Pre-Order Pricing for Radeon R9 Fury X Deviates Markedly from Official MSRP
The Radeon R9 Fury X is AMD’s new flagship featuring their most powerful Fiji GPU core and 4GB of HBM memory. The official Manufacturer Suggested Retail Price (MSRP) of the graphics card was slated at around $649, but it seems the preliminary etail pricing – due to recent rumours about production troubles – has already started creeping up.
The pre-order listings for R9 Fury X have appeared online; Sapphire and PowerColor are among the first ones to list the product, with prices ranging from $670 up to a whopping $889. This is attributed to the recent reports claiming that stock is in short supply. Even AMD is said to be cutting back on review samples, and the latest word has it that only 30,000 units will be made available globally at launch.
Being aware of the massive influx of consumer demand for the Fury X SKU upon launch, etailers are substantially deviating in pricing pre-orders. Even some etailers, in EU region including VAT, have the card listed at prices over the $1k mark!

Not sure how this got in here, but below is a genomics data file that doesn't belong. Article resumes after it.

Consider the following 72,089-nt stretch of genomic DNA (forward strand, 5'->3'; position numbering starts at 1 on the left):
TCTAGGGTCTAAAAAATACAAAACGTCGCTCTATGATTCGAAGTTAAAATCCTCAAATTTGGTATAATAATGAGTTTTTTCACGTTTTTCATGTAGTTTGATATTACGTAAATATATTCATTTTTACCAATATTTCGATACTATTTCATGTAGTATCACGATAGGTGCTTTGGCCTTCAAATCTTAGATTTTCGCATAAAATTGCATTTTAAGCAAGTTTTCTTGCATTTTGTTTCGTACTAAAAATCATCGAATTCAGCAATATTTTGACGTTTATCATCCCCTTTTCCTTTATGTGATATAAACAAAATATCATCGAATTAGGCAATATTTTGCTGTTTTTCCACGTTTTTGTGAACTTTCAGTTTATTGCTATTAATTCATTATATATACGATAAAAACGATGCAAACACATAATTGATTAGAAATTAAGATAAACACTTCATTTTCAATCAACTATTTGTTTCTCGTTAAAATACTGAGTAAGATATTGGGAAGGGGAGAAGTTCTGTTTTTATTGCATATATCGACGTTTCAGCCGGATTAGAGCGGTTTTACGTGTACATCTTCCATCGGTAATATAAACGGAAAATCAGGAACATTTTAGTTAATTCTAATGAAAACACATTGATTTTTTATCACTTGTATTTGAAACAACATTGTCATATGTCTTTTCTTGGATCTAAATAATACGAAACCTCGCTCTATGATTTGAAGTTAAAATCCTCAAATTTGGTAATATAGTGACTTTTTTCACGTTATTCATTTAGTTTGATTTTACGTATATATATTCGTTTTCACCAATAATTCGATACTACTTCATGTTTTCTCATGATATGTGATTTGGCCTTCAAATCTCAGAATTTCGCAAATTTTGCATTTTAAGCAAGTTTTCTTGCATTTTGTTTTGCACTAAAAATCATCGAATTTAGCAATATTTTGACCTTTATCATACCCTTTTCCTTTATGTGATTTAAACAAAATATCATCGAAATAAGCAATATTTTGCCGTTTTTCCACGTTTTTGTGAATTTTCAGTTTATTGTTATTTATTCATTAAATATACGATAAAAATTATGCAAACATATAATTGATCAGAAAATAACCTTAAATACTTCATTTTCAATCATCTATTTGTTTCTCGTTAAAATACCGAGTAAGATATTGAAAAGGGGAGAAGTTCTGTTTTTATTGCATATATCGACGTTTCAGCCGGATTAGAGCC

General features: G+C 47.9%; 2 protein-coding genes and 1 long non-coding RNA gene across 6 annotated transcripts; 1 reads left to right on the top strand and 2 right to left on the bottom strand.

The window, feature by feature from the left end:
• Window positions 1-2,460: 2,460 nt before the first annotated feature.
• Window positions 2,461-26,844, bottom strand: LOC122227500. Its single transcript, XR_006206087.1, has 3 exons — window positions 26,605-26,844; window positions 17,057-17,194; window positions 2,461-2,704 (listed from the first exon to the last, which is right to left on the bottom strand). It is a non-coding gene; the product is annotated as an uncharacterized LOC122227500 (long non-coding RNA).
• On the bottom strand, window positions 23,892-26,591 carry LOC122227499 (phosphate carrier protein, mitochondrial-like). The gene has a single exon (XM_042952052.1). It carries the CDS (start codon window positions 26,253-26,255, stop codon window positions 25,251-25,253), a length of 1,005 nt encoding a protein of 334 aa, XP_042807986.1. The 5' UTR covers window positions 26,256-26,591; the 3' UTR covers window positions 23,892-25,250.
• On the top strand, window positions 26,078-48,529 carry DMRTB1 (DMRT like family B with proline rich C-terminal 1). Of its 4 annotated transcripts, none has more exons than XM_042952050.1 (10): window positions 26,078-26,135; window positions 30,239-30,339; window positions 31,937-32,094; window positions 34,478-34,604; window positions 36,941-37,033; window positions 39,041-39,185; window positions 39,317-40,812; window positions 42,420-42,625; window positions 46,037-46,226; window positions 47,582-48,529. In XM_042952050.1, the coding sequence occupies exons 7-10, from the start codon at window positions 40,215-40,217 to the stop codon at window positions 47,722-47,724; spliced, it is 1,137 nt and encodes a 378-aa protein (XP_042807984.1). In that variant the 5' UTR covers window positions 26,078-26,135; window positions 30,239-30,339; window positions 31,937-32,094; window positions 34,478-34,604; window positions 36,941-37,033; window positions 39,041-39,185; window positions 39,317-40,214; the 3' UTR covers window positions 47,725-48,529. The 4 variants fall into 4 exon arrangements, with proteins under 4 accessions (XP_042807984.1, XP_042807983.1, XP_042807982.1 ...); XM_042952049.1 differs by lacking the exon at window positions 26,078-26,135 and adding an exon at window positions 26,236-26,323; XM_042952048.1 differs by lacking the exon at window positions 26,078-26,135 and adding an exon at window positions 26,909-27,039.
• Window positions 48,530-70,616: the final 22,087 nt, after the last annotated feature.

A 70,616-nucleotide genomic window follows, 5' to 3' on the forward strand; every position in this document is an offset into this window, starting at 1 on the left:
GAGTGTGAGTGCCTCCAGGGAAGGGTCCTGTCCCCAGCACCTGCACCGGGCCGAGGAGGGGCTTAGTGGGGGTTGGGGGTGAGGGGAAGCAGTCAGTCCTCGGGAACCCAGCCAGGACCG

Multiple online shops have listed these Sapphire and PowerColor Radeon R9 Fury X graphic cards with the product codes being (Sapphire) 21246-00-40G-R9-Fury X, (PowerColor) AX-R9-Fury-X-4GBHBM-DH and (PowerColor) AZ_TUL-FURY-X-4GBHBM-D respectively.
We haven’t seen any listing at Amazon or Newegg yet, but we believe they’ll keep close to the official MSRP, unless the supply and demand situation gets too drastic.
The R9 Fury X comes packed with high-bandwidth memory that operates along a 4096-bit wide bus interface, with the core clock maintained at 1050 MHz. Which leads the card to deliver a total of 8.6 TFlops of FP32 compute performance. The Fury X card is set to launch tomorrow and considering it packs a lot of performance, we expect enthusiasts must be having their credit cards good and ready to get a cut of the first wave of AMD’s stock.
Gohar is the lead editor at TechFrag. He has a wide range of interests when it comes to tech but he's currently spending a big chunk of his time writing about privacy, cyber security, and anything policy related.